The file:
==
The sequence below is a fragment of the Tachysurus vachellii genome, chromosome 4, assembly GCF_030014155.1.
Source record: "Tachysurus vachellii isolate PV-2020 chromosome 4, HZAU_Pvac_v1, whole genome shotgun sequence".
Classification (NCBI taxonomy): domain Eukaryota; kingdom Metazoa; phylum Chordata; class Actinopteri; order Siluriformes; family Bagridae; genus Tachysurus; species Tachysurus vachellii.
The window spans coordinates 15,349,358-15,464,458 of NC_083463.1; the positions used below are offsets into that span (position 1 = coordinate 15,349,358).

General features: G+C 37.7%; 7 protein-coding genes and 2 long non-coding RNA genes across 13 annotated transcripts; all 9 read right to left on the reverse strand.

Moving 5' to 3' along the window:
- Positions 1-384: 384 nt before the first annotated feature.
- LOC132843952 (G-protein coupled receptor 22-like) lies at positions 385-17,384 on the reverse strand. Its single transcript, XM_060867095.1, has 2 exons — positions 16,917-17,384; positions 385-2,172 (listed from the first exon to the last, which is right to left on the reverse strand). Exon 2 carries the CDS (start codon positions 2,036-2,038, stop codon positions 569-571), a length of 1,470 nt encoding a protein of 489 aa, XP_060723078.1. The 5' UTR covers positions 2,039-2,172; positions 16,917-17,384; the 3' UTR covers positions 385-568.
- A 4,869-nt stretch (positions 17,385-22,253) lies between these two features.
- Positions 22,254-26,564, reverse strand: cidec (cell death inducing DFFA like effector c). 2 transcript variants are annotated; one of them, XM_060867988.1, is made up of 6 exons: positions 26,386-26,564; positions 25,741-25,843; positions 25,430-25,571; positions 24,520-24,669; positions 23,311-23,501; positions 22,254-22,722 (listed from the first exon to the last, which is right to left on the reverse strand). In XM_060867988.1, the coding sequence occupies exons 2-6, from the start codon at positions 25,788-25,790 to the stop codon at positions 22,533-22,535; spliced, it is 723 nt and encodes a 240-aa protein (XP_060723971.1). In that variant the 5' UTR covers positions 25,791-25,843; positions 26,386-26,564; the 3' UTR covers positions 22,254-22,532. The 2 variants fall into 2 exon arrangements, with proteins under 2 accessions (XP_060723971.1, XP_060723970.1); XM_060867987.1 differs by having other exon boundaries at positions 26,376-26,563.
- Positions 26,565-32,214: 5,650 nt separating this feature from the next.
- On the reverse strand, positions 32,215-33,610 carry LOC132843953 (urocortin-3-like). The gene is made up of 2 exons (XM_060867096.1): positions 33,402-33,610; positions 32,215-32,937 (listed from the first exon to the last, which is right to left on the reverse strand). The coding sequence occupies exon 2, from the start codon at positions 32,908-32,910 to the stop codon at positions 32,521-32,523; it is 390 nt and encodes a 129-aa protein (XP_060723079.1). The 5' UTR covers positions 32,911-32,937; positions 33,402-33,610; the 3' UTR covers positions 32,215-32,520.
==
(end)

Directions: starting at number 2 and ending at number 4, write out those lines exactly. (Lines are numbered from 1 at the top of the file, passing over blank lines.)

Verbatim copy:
Source record: "Tachysurus vachellii isolate PV-2020 chromosome 4, HZAU_Pvac_v1, whole genome shotgun sequence".
Classification (NCBI taxonomy): domain Eukaryota; kingdom Metazoa; phylum Chordata; class Actinopteri; order Siluriformes; family Bagridae; genus Tachysurus; species Tachysurus vachellii.
The window spans coordinates 15,349,358-15,464,458 of NC_083463.1; the positions used below are offsets into that span (position 1 = coordinate 15,349,358).